The British-Australian Dame with a remarkable career has died at 73
Because of my age, I didn’t learn Olivia Newton-John’s music from the beginning.
Her early ‘70s folk-pop – huge on not just the pop charts, but also the U.S. Easy Listening, later Adult Contemporary chart (10 #1s!), and the country chart as well (seven top 10s!) – didn’t come to my attention until, largely, after her impressive 15-year run of U.S. hits.
I really started to become cognisant of top 40 music in its moment just after the turn of the ‘80s; I was almost 11 in late 1981, when “Physical” detonated like a proverbial bomb, dominating the national pop consciousness like little before it. It spent 10 weeks astride the Hot 100 – at the time, a record-tying stay at #1 – and is, according to Billboard, the biggest single of the entire decade. With the ascension of “Physical”, her hits from the previous year’s Xanadu (flop film, smash soundtrack: a trio of top 20 pop/top 5 AC hits) were firmly in recurrent/gold radio rotation, and then of course there were the hits from 1978’s Grease, which seemed to always be in the musical ether.
But the ONJ that I knew, loved, owned, was the early ‘80s au courant pop hitmaker. She was never hip, but she was (through early ‘84) always big, racking up eight top 20 singles in the first half of the decade, six of those top 10. And they sounded firmly of their moment, the likes of not just “Physical” and the ebullient “Magic,” but the frantic “Twist of Fate” and the thumping “Heart Attack” – not to say anything of the relative flops “Tied Up” (#38) and the coke-jittery “Livin’ in Desperate Times” (#31), to these ears overeager to please and sounding like it.
VIDEO: Olivia Newton-John “Heart Attack”
I still had time for the legend as the hits were drying up, too. Her last top 40 pop hit, 1985’s “Soul Kiss” (#20 pop and AC) tries a bit hard to epitomize “sultry,” but still works on me. The next year, she contributed vocals to uber-producer David Foster’s “The Best of Me,” which whiffed on the pop chart (#80) but was a massive AC hit (#6) and early VH-1 staple. It’s elegant creamed corn, beautifully spotlighting ONJ’s sterling voice. The title track of 1988’s The Rumour was written for her by no less than Elton John and Bernie Taupin (and co-produced by John, who also added backing vocals and piano) – but it couldn’t make it to the top 30 anywhere, let alone the Hot 100, where it stalled at #62. It’s a contemporaneous cousin to Elton’s smash “I Don’t Wanna Go On With You Like That,” but I guess by this point the Newton-John brand was a bit stale for pop radio programmers. (A shame.)
VIDEO: Olivia Newton-John “The Rumour”
And I’ve not even touched on her ‘70s: what a decade. Three Grammys, a controversial CMA Award for Best Female Vocalist, two U.S. #1 albums, and hit after hit after hit. At one point across 1974-76, she topped the Easy Listening/AC chart with seven consecutive singles, and during the same era she went top 10 country five times. Starting with 1973’s “Let Me Be There,” she enjoyed five top 10 pop singles in a row, too, but then didn’t crack that echelon again until 1978’s Grease phenomenon, managing only mid-table pop hits through the mid ’70s. (Also worth noting: that film’s “Hopelessly Devoted to You” made it to #20 country!)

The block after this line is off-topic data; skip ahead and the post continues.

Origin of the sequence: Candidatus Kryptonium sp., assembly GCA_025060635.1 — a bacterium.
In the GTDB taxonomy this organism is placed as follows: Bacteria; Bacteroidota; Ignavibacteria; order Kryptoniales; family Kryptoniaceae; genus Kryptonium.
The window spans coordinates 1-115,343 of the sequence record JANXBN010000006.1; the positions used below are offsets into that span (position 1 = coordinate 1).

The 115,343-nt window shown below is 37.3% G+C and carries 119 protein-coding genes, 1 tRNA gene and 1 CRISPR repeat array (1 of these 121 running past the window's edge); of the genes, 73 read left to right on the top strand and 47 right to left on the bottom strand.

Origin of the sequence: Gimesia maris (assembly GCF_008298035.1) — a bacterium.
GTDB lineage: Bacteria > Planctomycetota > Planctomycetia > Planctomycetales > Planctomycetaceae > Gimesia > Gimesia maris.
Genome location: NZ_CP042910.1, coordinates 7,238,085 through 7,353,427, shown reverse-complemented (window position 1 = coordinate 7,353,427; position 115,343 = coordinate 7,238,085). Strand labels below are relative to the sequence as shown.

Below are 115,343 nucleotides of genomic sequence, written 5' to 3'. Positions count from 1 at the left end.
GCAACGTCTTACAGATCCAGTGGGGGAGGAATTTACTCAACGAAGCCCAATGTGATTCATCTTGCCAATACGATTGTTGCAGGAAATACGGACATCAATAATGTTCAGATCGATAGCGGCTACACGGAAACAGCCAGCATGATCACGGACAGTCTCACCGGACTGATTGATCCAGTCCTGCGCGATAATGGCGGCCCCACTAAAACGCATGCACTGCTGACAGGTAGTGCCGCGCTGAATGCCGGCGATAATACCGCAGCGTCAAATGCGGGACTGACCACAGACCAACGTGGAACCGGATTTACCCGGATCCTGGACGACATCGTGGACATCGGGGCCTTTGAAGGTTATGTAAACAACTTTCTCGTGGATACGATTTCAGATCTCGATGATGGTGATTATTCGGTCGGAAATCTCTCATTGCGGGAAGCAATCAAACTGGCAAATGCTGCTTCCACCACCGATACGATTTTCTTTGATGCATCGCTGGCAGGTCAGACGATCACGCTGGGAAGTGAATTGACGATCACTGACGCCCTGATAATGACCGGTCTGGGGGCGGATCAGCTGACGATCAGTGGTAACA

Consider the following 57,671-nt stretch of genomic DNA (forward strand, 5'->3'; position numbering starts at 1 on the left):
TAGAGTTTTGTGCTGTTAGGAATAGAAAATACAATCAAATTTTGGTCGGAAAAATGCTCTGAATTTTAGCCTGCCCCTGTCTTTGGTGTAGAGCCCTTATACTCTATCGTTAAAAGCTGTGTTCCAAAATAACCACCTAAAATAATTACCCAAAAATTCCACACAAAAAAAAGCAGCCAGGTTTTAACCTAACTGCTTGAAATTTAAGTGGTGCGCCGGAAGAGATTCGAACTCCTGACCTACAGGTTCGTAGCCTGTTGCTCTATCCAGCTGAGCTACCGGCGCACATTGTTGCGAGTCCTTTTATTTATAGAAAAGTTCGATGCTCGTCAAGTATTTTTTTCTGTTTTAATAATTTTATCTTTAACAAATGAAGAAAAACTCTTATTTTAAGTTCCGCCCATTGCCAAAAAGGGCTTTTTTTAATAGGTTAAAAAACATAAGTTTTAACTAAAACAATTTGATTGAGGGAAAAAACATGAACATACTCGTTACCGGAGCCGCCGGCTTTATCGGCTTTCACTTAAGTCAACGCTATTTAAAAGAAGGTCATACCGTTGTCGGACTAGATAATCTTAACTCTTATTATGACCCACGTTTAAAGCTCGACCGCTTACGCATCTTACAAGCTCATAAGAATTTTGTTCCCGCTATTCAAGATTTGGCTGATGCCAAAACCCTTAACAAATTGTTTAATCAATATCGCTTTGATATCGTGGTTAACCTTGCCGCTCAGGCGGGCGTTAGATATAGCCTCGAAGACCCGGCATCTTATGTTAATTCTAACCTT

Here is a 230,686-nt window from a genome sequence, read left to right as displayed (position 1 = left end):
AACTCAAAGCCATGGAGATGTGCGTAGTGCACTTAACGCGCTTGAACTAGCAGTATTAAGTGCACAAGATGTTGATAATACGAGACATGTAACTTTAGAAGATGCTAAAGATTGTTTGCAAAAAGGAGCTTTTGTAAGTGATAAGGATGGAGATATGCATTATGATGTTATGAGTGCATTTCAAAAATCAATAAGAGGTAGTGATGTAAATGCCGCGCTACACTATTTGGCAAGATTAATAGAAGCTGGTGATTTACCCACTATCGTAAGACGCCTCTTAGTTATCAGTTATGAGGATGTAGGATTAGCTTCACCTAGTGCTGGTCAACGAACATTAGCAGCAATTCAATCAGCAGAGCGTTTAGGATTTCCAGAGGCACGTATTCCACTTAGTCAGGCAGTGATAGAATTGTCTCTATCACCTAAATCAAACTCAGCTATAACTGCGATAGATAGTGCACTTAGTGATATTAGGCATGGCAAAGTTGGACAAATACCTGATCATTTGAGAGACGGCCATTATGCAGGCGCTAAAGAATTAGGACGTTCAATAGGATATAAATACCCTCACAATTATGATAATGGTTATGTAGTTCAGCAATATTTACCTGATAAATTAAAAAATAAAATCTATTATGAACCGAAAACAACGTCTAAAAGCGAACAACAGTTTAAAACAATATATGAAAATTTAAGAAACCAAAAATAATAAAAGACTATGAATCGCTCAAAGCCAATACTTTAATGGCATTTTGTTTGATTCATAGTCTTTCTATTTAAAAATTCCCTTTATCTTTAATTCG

Those early-mid ‘70s records are fascinating, especially viewed through a contemporary prism, because in a lot of ways she was one of the first major female country-pop crossover stars – concurrently with Linda Ronstadt. (Both Taylor Swift and Shania Twain clearly took notes.) Her first hit, a 1971 cover of Bob Dylan’s “If Not for You” (#25 pop/#1 AC) cribs from George Harrison’s All Things Must Pass version, heavy on the slide guitar; ‘75’s “Please Mr. Please” (#3 pop/#1 AC/#5 country) goes for the then-popular jukebox trope (the phrase after the titular one is “Don’t play B-17”). (Also cf., whaddaya know, Ronstadt’s take on James Taylor’s “Hey Mister, That’s Me Up on the Jukebox,” from the same year.) And her albums of this period were loaded with country covers, from “Help Me Make It Through the Night” on ‘73’s Let Me Be There to “Jolene” and “Blue Eyes Crying in the Rain” on ‘76’s Come on Over, with “Ring of Fire” on ‘77’s Making A Good Thing Better for good measure. ONJ’s initial country success may have been not entirely intentional, but she clearly loved Nashville and country music, and made that evident in her song selections and arrangements.
AUDIO: Olivia Newton-John “Let It Shine”
About Grease, I’ll just admit I’m not a fan and leave it there, though I do find “Devoted” fairly pretty. But the sheer breadth of the rest of Newton-John’s hit-making career, from the folky countryness of her early hits to the mechanistic pulse of her mid ‘80s work, frankly leaves me in awe; she really could – and did – do it all. And one more thing about her that I’ll always hold dear: in the infamous video for “Physical,” the overweight men working out around her in the gym who miraculously turn into oiled-up muscle hunks, leave with each other, not her. In 1981. That made a huge mark on my then-nascent gay brain, and bless her for including it. (As Tom Breihan shares in his The Number Ones entry on the song, MTV apparently cut off the ending, originally, because it was “too gay.” But it eventually returned.
After fighting breast cancer on and off for 30 years, Newton-John died on August 8th, but left a massive imprint on music that won’t soon (if ever) be forgotten.
VIDEO: Olivia Newton-John “Physical”
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